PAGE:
The "Oratory" is simply a primitive church of the usual sixth century type: it stands 13' 4" x 8' 9" in the clear, and has, or had, the usual high-pitched gables and square-headed west doorway with inclining jambs. Another characteristic feature of the early oratory is seen in the curious antae or prolongation of the side walls. Locally the little building is known as the beannacán, in allusion, most likely, to its high gables or the finials which once, no doubt, in Irish fashion, adorned its roof. Though somewhat later than Declan's time this primitive building is very intimately connected with the Saint. Popularly it is supposed to be his grave and within it is a hollow space scooped out, wherein it is said his ashes once reposed. It is highly probable that tradition is quite correct as to the saint's grave, over which the little church was erected in the century following Declan's death. The oratory was furnished with a roof of slate by Bishop Mills in 1716.
"St. Declan's Stone" is a glacial boulder of very hard conglomerate which lies on a rocky ledge of beach beneath the village of Ardmore. It measures some 8' 6" x 4' 6" x 4' 0" and reposes upon two slightly jutting points of the underlying metamorphic rock. Wonderful virtues are attributed to St. Declan's Stone, which, on the occasion of the patronal feast, is visited by hundreds of devotees who, to participate in its healing efficacy and beneficence, crawl laboriously on face and hands through the narrow space between the boulder and the underlying rock. Near by, at foot of a new storm-wall, are two similar but somewhat smaller boulders which, like their venerated and more famous neighbour, were all wrenched originally by a glacier from their home in the Comeragh Mountains twenty miles away.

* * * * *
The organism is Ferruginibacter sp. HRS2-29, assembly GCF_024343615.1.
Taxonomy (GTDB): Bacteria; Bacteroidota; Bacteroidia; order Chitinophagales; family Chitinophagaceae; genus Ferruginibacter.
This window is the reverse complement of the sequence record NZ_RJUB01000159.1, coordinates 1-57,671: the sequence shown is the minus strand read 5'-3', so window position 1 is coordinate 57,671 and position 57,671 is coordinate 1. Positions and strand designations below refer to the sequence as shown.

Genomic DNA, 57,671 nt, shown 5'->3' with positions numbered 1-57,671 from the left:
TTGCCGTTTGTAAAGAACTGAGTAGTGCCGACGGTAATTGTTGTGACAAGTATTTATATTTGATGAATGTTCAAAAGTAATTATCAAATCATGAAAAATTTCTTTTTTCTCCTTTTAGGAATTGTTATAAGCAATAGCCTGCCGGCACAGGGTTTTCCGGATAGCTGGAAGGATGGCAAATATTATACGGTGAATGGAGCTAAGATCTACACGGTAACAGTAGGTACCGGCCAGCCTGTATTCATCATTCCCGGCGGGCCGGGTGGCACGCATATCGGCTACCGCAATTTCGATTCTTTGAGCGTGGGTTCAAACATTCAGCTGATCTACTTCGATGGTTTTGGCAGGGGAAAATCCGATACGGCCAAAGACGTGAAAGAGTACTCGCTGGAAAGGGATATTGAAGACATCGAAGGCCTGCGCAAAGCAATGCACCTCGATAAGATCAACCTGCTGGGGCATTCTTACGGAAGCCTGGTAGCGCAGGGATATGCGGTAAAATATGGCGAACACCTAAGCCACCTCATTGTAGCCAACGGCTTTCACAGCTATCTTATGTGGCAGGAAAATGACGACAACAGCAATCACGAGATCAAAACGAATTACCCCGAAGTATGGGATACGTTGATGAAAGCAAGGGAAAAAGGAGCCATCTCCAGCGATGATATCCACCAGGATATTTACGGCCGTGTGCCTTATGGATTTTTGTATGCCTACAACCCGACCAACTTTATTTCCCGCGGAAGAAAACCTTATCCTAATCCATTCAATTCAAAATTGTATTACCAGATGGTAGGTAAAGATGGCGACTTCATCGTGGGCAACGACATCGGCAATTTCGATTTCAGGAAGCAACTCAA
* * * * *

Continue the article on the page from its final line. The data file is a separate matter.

"St. Declan's Well," beside some remains of a rather large and apparently twelfth century church on the cliff, in the townland of Dysert is diverted into a shallow basin in which pilgrims bathe feet and hands. Set in some comparatively modern masonry over the well are a carved crucifixion and other figures of apparently late mediaeval character. Some malicious interference with this well led, nearly a hundred years since, to much popular indignation and excitement.
The second "St. Declan's Stone" was a small, cross-inscribed jet-black piece of slate or marble, approximately—2" or 3" x 1½". Formerly it seems to have had a small silver cross inset and was in great demand locally as an amulet for cattle curing. It disappeared however, some fifty years or so since, but very probably it could still be recovered in Dungarvan.
Far the most striking of all the monuments at Ardmore is, of course, the Round Tower which, in an excellent state of preservation, stands with its conical cap of stone nearly a hundred feet high. Two remarkable, if not unique, features of the tower are the series of sculptured corbels which project between the floors on the inside, and the four projecting belts or zones of masonry which divide the tower into storeys externally. The tower's architectural anomalies are paralleled by its history which is correspondingly unique: it stood a regular siege in 1642, when ordnance was brought to bear on it and it was defended by forty confederates against the English under Lords Dungarvan and Broghil.